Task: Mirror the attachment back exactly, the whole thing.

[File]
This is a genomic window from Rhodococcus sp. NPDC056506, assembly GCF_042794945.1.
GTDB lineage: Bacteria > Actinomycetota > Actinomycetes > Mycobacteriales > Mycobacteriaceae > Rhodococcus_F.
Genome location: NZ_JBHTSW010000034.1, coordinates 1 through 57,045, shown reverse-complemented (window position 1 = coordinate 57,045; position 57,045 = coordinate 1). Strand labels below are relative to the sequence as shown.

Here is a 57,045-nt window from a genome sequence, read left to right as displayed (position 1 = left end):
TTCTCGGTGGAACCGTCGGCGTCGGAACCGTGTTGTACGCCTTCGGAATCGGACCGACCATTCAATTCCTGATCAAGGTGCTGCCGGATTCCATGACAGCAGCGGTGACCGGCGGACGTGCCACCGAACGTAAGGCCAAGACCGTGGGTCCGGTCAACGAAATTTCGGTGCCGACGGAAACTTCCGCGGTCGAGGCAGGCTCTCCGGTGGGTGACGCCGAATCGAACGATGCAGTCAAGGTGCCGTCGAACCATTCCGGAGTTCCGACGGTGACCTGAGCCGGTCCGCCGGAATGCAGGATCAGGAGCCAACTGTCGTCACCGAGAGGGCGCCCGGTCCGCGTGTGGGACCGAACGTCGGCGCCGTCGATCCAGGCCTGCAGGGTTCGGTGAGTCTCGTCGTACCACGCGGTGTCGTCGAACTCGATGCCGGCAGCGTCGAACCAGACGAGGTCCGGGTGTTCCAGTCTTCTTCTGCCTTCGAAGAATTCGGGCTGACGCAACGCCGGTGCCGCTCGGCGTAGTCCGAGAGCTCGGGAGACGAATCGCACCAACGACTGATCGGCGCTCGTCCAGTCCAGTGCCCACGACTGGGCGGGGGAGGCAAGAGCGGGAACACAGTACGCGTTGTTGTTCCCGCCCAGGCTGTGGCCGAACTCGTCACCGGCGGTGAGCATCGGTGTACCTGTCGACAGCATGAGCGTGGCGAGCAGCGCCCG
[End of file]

This is a genomic window from Rhodococcus sp. NPDC056506, assembly GCF_042794945.1.
GTDB lineage: Bacteria > Actinomycetota > Actinomycetes > Mycobacteriales > Mycobacteriaceae > Rhodococcus_F.
Genome location: NZ_JBHTSW010000034.1, coordinates 1 through 57,045, shown reverse-complemented (window position 1 = coordinate 57,045; position 57,045 = coordinate 1). Strand labels below are relative to the sequence as shown.

Here is a 57,045-nt window from a genome sequence, read left to right as displayed (position 1 = left end):
TTCTCGGTGGAACCGTCGGCGTCGGAACCGTGTTGTACGCCTTCGGAATCGGACCGACCATTCAATTCCTGATCAAGGTGCTGCCGGATTCCATGACAGCAGCGGTGACCGGCGGACGTGCCACCGAACGTAAGGCCAAGACCGTGGGTCCGGTCAACGAAATTTCGGTGCCGACGGAAACTTCCGCGGTCGAGGCAGGCTCTCCGGTGGGTGACGCCGAATCGAACGATGCAGTCAAGGTGCCGTCGAACCATTCCGGAGTTCCGACGGTGACCTGAGCCGGTCCGCCGGAATGCAGGATCAGGAGCCAACTGTCGTCACCGAGAGGGCGCCCGGTCCGCGTGTGGGACCGAACGTCGGCGCCGTCGATCCAGGCCTGCAGGGTTCGGTGAGTCTCGTCGTACCACGCGGTGTCGTCGAACTCGATGCCGGCAGCGTCGAACCAGACGAGGTCCGGGTGTTCCAGTCTTCTTCTGCCTTCGAAGAATTCGGGCTGACGCAACGCCGGTGCCGCTCGGCGTAGTCCGAGAGCTCGGGAGACGAATCGCACCAACGACTGATCGGCGCTCGTCCAGTCCAGTGCCCACGACTGGGCGGGGGAGGCAAGAGCGGGAACACAGTACGCGTTGTTGTTCCCGCCCAGGCTGTGGCCGAACTCGTCACCGGCGGTGAGCATCGGTGTACCTGTCGACAGCATGAGCGTGGCGAGCAGCGCCCG